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We propose an algorithm for robust recovery of the spherical harmonic expansion of functions defined on the d-dimensional unit sphere $\mathbb{S}^{d-1}$ using a near-optimal number of function evaluations. We show that for any $f \in L^2(\mathbb{S}^{d-1})$, the number of evaluations of $f$ needed to recover its degree-$q$ spherical harmonic expansion equals the dimension of the space of spherical harmonics of degree at most $q$ up to a logarithmic factor. Moreover, we develop a simple yet efficient algorithm to recover degree-$q$ expansion of $f$ by only evaluating the function on uniformly sampled points on $\mathbb{S}^{d-1}$. Our algorithm is based on the connections between spherical harmonics and Gegenbauer polynomials and leverage score sampling methods. Unlike the prior results on fast spherical harmonic transform, our proposed algorithm works efficiently using a nearly optimal number of samples in any dimension d. We further illustrate the empirical performance of our algorithm on numerical examples.

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We propose efficient random features for approximating a new and rich class of kernel functions that we refer to as Generalized Zonal Kernels (GZK). Our proposed GZK family, generalizes the zonal kernels (i.e., dot-product kernels on the unit sphere) by introducing radial factors in their Gegenbauer series expansion, and includes a wide range of ubiquitous kernel functions such as the entirety of dot-product kernels as well as the Gaussian and the recently introduced Neural Tangent kernels. Interestingly, by exploiting the reproducing property of the Gegenbauer polynomials, we can construct efficient random features for the GZK family based on randomly oriented Gegenbauer kernels. We prove subspace embedding guarantees for our Gegenbauer features which ensures that our features can be used for approximately solving learning problems such as kernel k-means clustering, kernel ridge regression, etc. Empirical results show that our proposed features outperform recent kernel approximation methods.

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A determinantal point process (DPP) on a collection of $M$ items is a model, parameterized by a symmetric kernel matrix, that assigns a probability to every subset of those items. Recent work shows that removing the kernel symmetry constraint, yielding nonsymmetric DPPs (NDPPs), can lead to significant predictive performance gains for machine learning applications. However, existing work leaves open the question of scalable NDPP sampling. There is only one known DPP sampling algorithm, based on Cholesky decomposition, that can directly apply to NDPPs as well. Unfortunately, its runtime is cubic in $M$, and thus does not scale to large item collections. In this work, we first note that this algorithm can be transformed into a linear-time one for kernels with low-rank structure. Furthermore, we develop a scalable sublinear-time rejection sampling algorithm by constructing a novel proposal distribution. Additionally, we show that imposing certain structural constraints on the NDPP kernel enables us to bound the rejection rate in a way that depends only on the kernel rank. In our experiments we compare the speed of all of these samplers for a variety of real-world tasks.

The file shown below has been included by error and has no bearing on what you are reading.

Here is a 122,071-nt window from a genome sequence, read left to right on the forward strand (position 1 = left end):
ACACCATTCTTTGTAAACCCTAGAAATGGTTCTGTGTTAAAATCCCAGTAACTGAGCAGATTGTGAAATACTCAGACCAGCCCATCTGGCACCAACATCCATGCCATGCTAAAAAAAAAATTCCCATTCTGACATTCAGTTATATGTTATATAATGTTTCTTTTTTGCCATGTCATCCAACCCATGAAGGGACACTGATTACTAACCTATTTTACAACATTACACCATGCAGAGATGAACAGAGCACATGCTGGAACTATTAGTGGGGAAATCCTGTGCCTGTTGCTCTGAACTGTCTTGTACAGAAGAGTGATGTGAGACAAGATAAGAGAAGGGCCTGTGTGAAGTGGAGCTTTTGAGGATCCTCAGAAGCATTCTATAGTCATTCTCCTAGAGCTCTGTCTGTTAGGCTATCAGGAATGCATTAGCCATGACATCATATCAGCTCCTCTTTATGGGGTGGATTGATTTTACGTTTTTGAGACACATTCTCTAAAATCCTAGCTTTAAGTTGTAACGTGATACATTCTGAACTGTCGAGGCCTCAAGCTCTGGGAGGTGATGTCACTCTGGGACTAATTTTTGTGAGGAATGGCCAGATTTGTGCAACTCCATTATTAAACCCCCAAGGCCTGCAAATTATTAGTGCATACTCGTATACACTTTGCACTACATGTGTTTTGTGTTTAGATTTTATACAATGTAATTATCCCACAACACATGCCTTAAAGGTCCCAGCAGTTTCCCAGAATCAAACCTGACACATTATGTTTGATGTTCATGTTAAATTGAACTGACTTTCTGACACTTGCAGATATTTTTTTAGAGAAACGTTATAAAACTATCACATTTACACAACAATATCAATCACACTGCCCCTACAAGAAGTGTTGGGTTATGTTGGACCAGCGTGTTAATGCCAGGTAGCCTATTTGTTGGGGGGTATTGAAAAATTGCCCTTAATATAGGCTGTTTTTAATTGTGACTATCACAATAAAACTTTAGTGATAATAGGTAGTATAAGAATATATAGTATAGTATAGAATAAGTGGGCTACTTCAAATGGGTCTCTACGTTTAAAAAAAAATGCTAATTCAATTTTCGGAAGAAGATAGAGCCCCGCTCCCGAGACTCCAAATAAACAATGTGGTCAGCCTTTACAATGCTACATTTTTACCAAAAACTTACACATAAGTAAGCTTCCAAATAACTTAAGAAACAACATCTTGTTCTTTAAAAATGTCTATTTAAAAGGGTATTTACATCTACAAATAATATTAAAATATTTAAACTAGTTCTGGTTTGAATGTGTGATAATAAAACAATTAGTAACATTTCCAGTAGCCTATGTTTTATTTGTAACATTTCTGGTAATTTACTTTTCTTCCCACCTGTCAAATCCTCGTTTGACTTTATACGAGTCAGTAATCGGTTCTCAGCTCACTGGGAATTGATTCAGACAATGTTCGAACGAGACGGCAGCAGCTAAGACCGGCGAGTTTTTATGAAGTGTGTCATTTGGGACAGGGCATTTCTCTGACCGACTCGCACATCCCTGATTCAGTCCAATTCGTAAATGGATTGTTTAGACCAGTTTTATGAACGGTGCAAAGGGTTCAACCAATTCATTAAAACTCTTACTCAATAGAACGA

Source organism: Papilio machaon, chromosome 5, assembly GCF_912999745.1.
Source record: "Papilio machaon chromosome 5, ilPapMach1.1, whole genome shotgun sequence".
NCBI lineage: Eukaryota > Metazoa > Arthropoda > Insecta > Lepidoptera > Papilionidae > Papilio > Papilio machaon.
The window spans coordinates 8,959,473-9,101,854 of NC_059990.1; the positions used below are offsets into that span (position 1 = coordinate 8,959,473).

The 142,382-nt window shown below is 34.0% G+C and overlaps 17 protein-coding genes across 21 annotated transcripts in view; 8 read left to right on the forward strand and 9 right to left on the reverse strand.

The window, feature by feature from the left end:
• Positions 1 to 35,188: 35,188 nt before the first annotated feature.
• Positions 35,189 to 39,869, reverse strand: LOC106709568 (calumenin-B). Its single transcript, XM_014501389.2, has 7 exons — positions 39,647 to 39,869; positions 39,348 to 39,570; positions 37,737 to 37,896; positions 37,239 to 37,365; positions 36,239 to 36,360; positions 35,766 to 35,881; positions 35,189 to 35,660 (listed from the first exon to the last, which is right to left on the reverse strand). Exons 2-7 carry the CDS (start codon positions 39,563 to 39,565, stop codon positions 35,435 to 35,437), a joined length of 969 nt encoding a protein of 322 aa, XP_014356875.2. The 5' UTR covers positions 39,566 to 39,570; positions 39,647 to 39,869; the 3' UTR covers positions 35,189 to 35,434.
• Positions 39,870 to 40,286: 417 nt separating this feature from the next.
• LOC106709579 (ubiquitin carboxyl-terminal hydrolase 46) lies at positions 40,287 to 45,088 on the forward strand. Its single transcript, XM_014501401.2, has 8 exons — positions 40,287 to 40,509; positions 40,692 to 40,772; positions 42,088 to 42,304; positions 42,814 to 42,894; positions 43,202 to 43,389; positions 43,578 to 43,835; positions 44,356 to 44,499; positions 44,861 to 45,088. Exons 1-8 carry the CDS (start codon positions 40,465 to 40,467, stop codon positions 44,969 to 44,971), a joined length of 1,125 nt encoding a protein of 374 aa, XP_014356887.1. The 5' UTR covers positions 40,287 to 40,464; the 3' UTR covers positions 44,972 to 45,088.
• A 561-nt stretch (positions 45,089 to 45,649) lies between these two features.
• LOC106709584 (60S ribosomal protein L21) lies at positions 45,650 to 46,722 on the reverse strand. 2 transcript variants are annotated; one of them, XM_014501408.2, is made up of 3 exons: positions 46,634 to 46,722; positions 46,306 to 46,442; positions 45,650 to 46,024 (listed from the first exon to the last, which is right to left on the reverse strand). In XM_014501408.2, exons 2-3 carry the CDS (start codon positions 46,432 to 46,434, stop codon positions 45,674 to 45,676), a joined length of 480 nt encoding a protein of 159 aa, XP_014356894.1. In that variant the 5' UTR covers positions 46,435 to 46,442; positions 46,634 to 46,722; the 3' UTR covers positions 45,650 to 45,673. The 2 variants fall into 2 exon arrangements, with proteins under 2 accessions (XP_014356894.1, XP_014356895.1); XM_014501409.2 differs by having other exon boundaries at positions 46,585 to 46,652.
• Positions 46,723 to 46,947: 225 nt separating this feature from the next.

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The Neural Tangent Kernel (NTK) characterizes the behavior of infinitely-wide neural networks trained under least squares loss by gradient descent. Recent works also report that NTK regression can outperform finitely-wide neural networks trained on small-scale datasets. However, the computational complexity of kernel methods has limited its use in large-scale learning tasks. To accelerate learning with NTK, we design a near input-sparsity time approximation algorithm for NTK, by sketching the polynomial expansions of arc-cosine kernels: our sketch for the convolutional counterpart of NTK (CNTK) can transform any image using a linear runtime in the number of pixels. Furthermore, we prove a spectral approximation guarantee for the NTK matrix, by combining random features (based on leverage score sampling) of the arc-cosine kernels with a sketching algorithm. We benchmark our methods on various large-scale regression and classification tasks and show that a linear regressor trained on our CNTK features matches the accuracy of exact CNTK on CIFAR-10 dataset while achieving 150x speedup.